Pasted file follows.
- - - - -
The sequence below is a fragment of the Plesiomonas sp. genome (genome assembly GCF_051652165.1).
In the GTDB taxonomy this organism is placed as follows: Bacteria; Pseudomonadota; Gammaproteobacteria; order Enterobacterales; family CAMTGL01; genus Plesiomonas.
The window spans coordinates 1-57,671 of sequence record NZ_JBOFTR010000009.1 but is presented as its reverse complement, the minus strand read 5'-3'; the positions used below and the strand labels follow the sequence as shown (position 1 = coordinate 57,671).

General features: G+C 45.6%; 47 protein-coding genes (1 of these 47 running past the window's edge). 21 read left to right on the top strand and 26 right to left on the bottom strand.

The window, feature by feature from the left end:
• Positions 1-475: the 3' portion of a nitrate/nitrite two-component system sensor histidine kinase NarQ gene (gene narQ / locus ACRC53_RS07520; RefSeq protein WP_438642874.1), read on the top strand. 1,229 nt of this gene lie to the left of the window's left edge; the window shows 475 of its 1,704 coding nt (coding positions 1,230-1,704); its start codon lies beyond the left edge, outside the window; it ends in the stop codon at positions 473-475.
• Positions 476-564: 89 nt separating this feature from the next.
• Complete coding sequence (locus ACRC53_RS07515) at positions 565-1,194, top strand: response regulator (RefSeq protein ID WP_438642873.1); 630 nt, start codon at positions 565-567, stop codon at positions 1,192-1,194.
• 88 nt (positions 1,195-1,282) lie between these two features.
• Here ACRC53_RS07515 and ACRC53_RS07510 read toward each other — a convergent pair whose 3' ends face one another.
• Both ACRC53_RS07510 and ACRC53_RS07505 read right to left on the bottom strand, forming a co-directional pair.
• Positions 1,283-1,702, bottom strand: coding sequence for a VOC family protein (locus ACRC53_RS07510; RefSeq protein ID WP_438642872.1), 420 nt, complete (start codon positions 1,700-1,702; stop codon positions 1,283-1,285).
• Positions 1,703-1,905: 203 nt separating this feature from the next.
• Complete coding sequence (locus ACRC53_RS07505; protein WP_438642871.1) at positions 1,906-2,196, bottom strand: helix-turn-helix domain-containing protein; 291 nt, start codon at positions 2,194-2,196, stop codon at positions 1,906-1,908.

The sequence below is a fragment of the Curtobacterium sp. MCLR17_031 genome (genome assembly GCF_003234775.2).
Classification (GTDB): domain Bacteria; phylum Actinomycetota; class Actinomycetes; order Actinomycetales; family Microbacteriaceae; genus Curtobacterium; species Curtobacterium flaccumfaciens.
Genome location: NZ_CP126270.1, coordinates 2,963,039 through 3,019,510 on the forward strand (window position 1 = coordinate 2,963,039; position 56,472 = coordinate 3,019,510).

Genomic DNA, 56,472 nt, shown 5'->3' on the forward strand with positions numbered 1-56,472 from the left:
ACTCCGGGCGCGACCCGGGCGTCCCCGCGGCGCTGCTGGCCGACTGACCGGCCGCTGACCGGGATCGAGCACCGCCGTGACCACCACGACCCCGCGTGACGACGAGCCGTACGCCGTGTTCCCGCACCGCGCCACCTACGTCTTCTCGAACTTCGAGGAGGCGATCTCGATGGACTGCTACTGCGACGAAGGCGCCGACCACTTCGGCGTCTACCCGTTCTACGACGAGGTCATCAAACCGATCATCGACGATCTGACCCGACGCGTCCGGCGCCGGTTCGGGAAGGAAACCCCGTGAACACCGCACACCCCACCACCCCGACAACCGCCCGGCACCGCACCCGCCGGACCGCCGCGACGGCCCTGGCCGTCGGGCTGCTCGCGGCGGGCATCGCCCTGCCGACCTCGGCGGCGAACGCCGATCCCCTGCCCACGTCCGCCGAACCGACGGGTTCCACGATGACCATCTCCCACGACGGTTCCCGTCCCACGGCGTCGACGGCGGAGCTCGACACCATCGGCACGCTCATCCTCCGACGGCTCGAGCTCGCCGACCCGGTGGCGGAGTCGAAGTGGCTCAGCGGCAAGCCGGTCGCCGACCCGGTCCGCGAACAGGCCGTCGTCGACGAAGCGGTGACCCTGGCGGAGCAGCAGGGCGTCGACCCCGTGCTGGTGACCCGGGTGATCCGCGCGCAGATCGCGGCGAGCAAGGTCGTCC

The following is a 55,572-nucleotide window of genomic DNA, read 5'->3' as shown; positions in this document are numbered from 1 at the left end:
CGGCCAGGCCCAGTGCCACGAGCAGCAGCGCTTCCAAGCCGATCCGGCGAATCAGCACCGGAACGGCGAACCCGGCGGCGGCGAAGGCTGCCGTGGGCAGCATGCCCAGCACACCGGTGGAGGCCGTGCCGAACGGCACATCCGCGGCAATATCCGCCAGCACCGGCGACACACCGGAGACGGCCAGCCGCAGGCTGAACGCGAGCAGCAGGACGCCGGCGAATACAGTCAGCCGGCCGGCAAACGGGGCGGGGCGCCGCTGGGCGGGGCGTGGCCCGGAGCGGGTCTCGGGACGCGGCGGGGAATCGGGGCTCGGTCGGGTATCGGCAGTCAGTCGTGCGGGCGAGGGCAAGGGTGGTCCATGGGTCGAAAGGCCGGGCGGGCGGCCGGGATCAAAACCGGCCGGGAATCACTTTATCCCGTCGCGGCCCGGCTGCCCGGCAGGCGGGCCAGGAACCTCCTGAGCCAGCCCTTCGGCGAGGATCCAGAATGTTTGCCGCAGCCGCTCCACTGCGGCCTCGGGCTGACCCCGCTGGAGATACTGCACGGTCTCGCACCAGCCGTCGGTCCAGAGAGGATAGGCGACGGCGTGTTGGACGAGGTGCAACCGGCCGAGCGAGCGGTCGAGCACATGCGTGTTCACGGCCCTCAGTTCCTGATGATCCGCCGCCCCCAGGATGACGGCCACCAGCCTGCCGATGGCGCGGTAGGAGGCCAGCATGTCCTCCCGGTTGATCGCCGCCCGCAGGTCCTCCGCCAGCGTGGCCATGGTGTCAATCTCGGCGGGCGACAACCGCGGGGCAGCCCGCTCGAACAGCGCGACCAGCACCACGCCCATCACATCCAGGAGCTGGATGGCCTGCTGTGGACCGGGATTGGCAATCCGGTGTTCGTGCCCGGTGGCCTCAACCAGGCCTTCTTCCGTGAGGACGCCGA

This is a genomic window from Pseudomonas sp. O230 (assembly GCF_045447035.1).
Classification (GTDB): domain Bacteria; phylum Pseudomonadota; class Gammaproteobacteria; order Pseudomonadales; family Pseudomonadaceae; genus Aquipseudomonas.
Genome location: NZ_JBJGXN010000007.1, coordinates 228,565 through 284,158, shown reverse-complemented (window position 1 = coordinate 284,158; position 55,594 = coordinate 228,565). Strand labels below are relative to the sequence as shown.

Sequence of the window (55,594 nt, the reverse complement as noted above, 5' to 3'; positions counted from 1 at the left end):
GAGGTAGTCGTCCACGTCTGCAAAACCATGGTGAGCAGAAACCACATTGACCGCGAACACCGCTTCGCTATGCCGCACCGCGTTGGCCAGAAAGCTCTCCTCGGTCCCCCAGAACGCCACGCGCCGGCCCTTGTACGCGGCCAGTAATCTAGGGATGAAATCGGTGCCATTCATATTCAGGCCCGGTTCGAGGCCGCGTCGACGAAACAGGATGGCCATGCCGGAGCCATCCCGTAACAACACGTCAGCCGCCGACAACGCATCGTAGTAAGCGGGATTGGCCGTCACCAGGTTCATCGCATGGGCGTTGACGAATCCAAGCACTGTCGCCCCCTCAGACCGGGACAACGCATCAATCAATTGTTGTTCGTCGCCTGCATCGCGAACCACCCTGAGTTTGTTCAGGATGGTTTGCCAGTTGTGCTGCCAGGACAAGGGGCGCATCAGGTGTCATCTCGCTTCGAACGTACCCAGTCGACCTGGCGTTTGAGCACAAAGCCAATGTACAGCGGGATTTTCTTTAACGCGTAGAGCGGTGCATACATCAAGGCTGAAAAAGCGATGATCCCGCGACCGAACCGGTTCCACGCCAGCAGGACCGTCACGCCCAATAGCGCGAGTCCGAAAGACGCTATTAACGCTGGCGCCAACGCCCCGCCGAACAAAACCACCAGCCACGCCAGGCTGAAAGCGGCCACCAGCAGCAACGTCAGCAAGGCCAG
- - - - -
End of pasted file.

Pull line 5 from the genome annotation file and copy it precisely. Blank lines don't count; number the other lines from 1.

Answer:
The window, feature by feature from the left end: